The bulk of the evidence is against the use of psychotropic medications for anxiety and depression. Studies show that in many cases, effects of SSRIs and benzodiazepines are no better than placebo for mild to moderate depression–indeed, some studies showed that SSRIs were less than half as effective as placebo! It also appears that according to the major medical journals, the concept of a chemical imbalance underlying at least depression has been debunked.

Heritability of Depression

And yet, there’s a flip side—which is probably why the concept of neurotransmitter imbalance persists. We know that clinical depression runs in families: those with major depressive disorder (MDD) are three times more likely to have a family member with depression than the rest of the population.

Which genes are actually responsible for this is still a bit of a debate—this study shows that six genes have been implicated, including MTHFR, but other studies disagree, not finding the data for this association particularly compelling.

What Antidepressants Do

We also know that antidepressants are more effective than placebo for MDD (though the relapse rates while medicated are still up to 60%, and long-term treatment may, in fact, make the condition worse).

Still, this tells us that the drugs must be doing something. Since the target of SSRIs is serotonin (and sometimes dopamine, epinephrine, and norepinephrine too), neurotransmitters must have something to do with the pathology of depression (and potentially other mental/emotional disorders as well), despite the contradictory studies that say there is no evidence for neurotransmitter involvement.

Any Evidence for the Neurotransmitter Imbalance Theory?

Could it be that studies haven’t found neurotransmitter imbalance in depressed patients because of the way in which the neurotransmitters are measured?

This study shows no difference in the cerebrospinal fluid (CSF) of serotonin metabolites between depressives and non-depressives. CSF is often the measurement of choice in studies of neurotransmitter levels, as it is assumed to be the most accurate.

And yet, urinary neurotransmitter measurements have shown low levels of serotonin and catecholamines in those with depression compared to those without. We likewise see high levels of urinary catecholamines in PTSD, and low PEA in ADD. It has also shown that those with depression treated with 5-HTP (the biochemical precursor of serotonin) improved, as long as urinary serotonin metabolite levels also increased.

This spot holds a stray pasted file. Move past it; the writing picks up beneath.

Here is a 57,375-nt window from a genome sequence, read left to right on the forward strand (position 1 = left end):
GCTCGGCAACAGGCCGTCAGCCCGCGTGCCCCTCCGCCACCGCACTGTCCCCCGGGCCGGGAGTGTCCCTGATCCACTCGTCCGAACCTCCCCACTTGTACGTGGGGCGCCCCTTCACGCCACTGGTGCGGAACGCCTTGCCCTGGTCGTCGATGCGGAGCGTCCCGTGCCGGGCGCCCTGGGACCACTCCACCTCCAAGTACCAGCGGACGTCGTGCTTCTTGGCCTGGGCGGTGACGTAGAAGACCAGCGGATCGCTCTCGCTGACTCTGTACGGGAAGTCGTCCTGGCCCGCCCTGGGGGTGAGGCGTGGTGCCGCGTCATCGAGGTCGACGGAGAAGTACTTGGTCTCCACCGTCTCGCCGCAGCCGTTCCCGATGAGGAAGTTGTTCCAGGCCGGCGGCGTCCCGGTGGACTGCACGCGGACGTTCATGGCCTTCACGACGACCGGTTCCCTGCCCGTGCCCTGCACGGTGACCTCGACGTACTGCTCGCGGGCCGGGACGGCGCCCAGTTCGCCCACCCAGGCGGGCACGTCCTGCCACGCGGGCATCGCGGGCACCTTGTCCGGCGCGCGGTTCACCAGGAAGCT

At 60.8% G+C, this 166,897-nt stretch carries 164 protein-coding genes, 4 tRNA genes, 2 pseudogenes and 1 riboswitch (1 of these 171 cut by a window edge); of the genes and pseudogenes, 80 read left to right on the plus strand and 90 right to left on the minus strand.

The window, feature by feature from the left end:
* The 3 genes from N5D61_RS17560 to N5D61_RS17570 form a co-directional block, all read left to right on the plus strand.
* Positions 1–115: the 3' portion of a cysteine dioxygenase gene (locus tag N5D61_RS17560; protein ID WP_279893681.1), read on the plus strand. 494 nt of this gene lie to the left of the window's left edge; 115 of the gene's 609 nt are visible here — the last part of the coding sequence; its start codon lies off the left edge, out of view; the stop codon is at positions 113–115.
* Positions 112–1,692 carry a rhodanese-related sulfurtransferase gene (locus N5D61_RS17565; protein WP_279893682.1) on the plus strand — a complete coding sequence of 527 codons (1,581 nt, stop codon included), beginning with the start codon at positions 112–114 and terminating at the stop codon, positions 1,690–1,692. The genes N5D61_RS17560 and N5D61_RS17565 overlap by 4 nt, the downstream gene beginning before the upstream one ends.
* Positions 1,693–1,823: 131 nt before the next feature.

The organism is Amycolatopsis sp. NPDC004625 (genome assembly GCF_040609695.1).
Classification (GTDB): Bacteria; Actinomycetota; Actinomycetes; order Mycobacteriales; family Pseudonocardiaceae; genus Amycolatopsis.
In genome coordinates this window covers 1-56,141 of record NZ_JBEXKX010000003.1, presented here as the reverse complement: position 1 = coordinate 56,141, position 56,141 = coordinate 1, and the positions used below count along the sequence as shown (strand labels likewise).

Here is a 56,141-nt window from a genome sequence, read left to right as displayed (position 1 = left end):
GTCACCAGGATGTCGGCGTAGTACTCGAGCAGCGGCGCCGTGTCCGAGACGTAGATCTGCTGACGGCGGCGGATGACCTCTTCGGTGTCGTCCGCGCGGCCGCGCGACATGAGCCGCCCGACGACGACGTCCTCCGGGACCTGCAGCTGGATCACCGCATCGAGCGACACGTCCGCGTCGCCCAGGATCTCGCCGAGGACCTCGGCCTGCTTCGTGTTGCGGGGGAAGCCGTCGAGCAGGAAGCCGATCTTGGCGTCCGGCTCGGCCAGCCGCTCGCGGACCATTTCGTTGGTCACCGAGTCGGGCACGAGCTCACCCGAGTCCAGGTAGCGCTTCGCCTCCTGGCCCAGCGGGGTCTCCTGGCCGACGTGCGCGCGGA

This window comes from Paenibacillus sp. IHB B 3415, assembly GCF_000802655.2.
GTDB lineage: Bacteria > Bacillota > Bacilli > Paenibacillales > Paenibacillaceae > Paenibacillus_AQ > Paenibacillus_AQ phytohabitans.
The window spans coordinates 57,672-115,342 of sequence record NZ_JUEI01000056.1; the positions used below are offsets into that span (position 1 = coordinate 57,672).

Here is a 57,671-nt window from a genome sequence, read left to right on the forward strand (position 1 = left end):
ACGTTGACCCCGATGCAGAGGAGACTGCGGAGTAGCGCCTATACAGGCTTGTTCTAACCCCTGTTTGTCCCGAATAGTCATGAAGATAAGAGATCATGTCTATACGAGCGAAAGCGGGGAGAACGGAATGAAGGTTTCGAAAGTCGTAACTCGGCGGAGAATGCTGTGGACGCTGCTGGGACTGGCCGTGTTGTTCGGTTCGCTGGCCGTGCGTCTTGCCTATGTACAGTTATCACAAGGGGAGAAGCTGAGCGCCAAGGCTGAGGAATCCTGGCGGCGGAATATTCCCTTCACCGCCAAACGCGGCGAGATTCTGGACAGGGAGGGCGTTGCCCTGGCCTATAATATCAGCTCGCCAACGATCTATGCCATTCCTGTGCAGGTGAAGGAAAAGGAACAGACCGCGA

So at least by the urinary standard of measurement, there is evidence for the imbalance theory. But again, this doesn’t establish a causal relationship.

Is it possible that neurotransmitter imbalance might not be a cause, but an effect—and that’s why the relapse rates are so high for those who are medicated? Because they are only treating a symptom of the problem, rather than the problem itself?

Neurotransmitter Imbalance and Depression: Which Comes First?

This study from way back in the early 80s postulates the idea that stressful events, known risk factors for depression, might cause neurotransmitter imbalance (raising some and depleting others). Many of the studies nowadays are looking at the association between genetics and stressful life events as combined predictive risk factors for depression: that is, when a trigger event occurs, perhaps (and I’m extrapolating here) your enzymes for neurotransmitter metabolism (such as MTHFR, COMT, and MAO, to name a few) might be overwhelmed, and temporarily unable to restore balance. Perhaps those with “healthy” genes for those enzymes can play catch-up faster than those with inherited defects. That has yet to be clearly established, though.

But I’ve certainly seen patients with genetic mutations in especially these enzymes for whom nutritional cofactor support (such as activated folate – MTHF – and methylcobalamin – B12) have been game-changers. This certainly suggests that these enzymes play a role in the pathology of depression in those cases—and indeed, low folate levels have been implicated in various types of psychiatric disorders. Studies have linked low folate with neurotransmitter imbalance, particularly low serotonin, lending credence to this theory.

The Upshot

First, it’s amazing to me how little we still know about the brain, and how much controversy there still is around the pathology of depression. This is probably because there are so many potentially diverse root causes.

Second, while I certainly don’t care for long-term antidepressant therapy, I can’t deny that I have seen some patients respond to meds when they have not responded to anything else. That said, the studies strongly caution against using those meds as a monotherapy, or as a long-term treatment. Even if neurotransmitter imbalance is part of the symptomatic process, and if the drugs provide temporary relief, it’s important to find and treat the cause while using a short course of them. Does the problem involve gut inflammation (which can lower serotonin production)? Do your hormones need recalibrating—adrenals, thyroid, or sex hormones, which in turn influence neurotransmitter levels? Are you in a toxic environment or reliving old trauma? Reprogramming toxic thoughts, and/or Cognitive Behavioral Therapy (CBT) are great adjunctive therapies to help deal with the root issues in these cases.

It’s also possible, and advisable in less severe cases, to run urinary neurotransmitter testing and feed the deficient biochemical pathways with neurotransmitter precursors. Given the relapse rates and potential for creating more imbalance than before, antidepressants should certainly not be the first line therapy for treatment.